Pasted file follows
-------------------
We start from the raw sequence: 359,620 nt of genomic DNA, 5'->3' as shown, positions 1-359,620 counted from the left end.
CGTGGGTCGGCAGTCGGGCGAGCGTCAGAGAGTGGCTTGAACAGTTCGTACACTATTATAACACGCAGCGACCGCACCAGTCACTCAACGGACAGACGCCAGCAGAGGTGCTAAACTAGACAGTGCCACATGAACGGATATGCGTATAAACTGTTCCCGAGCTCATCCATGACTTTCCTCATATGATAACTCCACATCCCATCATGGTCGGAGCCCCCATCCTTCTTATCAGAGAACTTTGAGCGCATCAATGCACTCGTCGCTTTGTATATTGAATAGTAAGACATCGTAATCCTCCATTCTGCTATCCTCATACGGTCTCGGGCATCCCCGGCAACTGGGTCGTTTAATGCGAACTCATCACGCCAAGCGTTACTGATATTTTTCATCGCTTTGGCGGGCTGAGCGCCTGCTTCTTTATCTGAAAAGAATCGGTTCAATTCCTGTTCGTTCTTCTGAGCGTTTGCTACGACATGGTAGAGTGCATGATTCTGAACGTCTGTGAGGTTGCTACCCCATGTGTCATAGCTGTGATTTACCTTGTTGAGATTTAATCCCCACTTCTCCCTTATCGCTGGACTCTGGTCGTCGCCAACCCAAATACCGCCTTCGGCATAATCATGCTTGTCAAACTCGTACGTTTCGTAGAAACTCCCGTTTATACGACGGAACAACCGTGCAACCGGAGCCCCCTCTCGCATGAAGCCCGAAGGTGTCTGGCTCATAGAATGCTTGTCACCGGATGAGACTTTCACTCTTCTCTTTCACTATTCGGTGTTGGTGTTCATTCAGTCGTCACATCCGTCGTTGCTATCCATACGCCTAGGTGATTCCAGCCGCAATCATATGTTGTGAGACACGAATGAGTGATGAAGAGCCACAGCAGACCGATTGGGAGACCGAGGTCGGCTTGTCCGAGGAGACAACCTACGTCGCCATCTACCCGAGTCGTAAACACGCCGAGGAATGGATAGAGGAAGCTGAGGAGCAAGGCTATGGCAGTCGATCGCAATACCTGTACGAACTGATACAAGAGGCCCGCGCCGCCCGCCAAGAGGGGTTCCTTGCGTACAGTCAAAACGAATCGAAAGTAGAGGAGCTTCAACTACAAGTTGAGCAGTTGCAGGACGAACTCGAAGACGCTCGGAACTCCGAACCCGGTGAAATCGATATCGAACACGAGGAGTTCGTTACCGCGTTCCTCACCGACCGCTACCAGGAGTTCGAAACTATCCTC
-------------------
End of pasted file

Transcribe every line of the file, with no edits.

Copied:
We start from the raw sequence: 359,620 nt of genomic DNA, 5'->3' as shown, positions 1-359,620 counted from the left end.
CGTGGGTCGGCAGTCGGGCGAGCGTCAGAGAGTGGCTTGAACAGTTCGTACACTATTATAACACGCAGCGACCGCACCAGTCACTCAACGGACAGACGCCAGCAGAGGTGCTAAACTAGACAGTGCCACATGAACGGATATGCGTATAAACTGTTCCCGAGCTCATCCATGACTTTCCTCATATGATAACTCCACATCCCATCATGGTCGGAGCCCCCATCCTTCTTATCAGAGAACTTTGAGCGCATCAATGCACTCGTCGCTTTGTATATTGAATAGTAAGACATCGTAATCCTCCATTCTGCTATCCTCATACGGTCTCGGGCATCCCCGGCAACTGGGTCGTTTAATGCGAACTCATCACGCCAAGCGTTACTGATATTTTTCATCGCTTTGGCGGGCTGAGCGCCTGCTTCTTTATCTGAAAAGAATCGGTTCAATTCCTGTTCGTTCTTCTGAGCGTTTGCTACGACATGGTAGAGTGCATGATTCTGAACGTCTGTGAGGTTGCTACCCCATGTGTCATAGCTGTGATTTACCTTGTTGAGATTTAATCCCCACTTCTCCCTTATCGCTGGACTCTGGTCGTCGCCAACCCAAATACCGCCTTCGGCATAATCATGCTTGTCAAACTCGTACGTTTCGTAGAAACTCCCGTTTATACGACGGAACAACCGTGCAACCGGAGCCCCCTCTCGCATGAAGCCCGAAGGTGTCTGGCTCATAGAATGCTTGTCACCGGATGAGACTTTCACTCTTCTCTTTCACTATTCGGTGTTGGTGTTCATTCAGTCGTCACATCCGTCGTTGCTATCCATACGCCTAGGTGATTCCAGCCGCAATCATATGTTGTGAGACACGAATGAGTGATGAAGAGCCACAGCAGACCGATTGGGAGACCGAGGTCGGCTTGTCCGAGGAGACAACCTACGTCGCCATCTACCCGAGTCGTAAACACGCCGAGGAATGGATAGAGGAAGCTGAGGAGCAAGGCTATGGCAGTCGATCGCAATACCTGTACGAACTGATACAAGAGGCCCGCGCCGCCCGCCAAGAGGGGTTCCTTGCGTACAGTCAAAACGAATCGAAAGTAGAGGAGCTTCAACTACAAGTTGAGCAGTTGCAGGACGAACTCGAAGACGCTCGGAACTCCGAACCCGGTGAAATCGATATCGAACACGAGGAGTTCGTTACCGCGTTCCTCACCGACCGCTACCAGGAGTTCGAAACTATCCTC